Startups are sexy whilst market incumbents are conservative and boring, is a common view in business. But incumbents were once startups who have sustained their business over time. Bill Gates was once proclaimed the god of the startup geeks, but is often now viewed as a kind of corporate antichrist, a fate which may befall the founders of Apple as well. But the staidness of incumbent firms hides the fact that they are the source of large output and employment. The failure rate of startups in the UK is high. For every ten, two succeed, two are the living dead and six fail within three years. Public policymakers on the other hand big-up startups, particularly high growth ones, as though they were the panacea for the economy and the only source of innovation. Like Paul Newman’s view on extramarital affairs, in which he said why have hamburger out when you can have steak at home: the sexy appeal of startups may wane. And like these two foods, incumbents and startups are part of the menu that feeds the economy.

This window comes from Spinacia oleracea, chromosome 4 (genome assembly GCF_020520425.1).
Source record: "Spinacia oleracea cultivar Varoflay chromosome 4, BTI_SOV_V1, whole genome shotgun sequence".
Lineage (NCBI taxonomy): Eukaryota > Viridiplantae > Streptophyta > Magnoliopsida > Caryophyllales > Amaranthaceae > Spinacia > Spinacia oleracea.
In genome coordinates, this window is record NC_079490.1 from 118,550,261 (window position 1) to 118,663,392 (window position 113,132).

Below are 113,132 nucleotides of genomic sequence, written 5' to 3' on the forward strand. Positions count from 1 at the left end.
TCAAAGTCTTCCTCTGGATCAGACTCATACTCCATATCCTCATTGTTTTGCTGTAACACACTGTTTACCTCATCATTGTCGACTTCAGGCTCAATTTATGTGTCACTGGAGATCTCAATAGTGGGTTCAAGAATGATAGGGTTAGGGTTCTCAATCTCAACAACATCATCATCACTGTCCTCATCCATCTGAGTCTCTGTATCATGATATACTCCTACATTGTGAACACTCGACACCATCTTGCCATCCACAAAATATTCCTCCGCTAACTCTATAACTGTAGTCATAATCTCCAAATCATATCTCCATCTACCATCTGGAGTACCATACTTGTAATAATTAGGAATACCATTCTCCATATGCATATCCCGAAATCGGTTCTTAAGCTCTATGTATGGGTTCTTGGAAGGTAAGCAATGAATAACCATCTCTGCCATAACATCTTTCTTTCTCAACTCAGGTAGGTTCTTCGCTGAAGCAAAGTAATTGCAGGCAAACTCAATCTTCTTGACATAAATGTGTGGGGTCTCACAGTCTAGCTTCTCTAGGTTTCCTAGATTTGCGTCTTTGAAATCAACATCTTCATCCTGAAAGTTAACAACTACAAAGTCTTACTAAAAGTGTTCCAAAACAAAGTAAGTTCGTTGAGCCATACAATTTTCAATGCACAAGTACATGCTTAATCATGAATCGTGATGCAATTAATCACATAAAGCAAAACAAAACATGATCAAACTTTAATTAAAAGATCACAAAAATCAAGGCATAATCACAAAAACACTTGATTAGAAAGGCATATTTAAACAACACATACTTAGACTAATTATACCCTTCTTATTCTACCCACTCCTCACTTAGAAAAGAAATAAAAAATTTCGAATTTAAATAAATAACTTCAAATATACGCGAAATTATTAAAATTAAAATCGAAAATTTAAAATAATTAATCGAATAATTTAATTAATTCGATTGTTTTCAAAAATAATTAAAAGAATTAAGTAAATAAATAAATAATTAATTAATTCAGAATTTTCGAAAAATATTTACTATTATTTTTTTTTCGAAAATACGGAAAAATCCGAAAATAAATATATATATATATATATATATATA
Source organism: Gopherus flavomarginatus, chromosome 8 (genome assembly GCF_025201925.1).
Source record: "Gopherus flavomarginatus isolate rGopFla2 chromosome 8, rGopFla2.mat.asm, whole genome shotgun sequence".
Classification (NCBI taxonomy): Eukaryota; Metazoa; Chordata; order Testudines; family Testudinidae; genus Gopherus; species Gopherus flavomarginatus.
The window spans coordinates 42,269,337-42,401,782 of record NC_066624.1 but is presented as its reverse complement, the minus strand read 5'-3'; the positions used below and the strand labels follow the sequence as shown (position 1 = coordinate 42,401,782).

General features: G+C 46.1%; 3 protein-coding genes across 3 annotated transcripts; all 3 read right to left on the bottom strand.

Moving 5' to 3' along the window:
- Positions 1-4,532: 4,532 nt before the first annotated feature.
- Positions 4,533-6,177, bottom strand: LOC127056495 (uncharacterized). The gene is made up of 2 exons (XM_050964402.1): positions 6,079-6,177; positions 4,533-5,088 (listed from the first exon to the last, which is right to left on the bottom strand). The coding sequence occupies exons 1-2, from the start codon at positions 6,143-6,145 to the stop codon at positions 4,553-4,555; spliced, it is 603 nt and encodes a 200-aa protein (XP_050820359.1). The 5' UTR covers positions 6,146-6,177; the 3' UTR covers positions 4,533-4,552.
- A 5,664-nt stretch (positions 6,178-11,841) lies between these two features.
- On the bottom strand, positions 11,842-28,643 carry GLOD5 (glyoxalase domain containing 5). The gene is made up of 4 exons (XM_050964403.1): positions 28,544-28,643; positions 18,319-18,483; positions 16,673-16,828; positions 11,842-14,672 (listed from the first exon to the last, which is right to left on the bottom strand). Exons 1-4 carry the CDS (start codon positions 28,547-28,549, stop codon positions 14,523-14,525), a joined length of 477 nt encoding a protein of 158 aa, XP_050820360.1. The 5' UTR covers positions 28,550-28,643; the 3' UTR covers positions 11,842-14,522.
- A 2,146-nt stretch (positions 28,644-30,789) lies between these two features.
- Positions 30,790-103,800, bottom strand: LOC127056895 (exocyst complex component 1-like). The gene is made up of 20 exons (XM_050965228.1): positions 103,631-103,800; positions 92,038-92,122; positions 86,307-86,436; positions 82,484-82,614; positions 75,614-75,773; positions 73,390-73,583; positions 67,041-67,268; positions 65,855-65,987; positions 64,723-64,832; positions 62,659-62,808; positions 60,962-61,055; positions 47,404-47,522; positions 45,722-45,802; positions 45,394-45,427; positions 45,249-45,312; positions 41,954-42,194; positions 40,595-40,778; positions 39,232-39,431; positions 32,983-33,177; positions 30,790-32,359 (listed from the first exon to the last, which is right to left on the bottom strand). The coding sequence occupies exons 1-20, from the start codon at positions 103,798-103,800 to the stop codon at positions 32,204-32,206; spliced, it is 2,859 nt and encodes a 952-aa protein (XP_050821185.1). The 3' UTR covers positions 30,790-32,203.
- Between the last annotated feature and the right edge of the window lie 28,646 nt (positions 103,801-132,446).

That’s my view; you can join the debate with the Open University.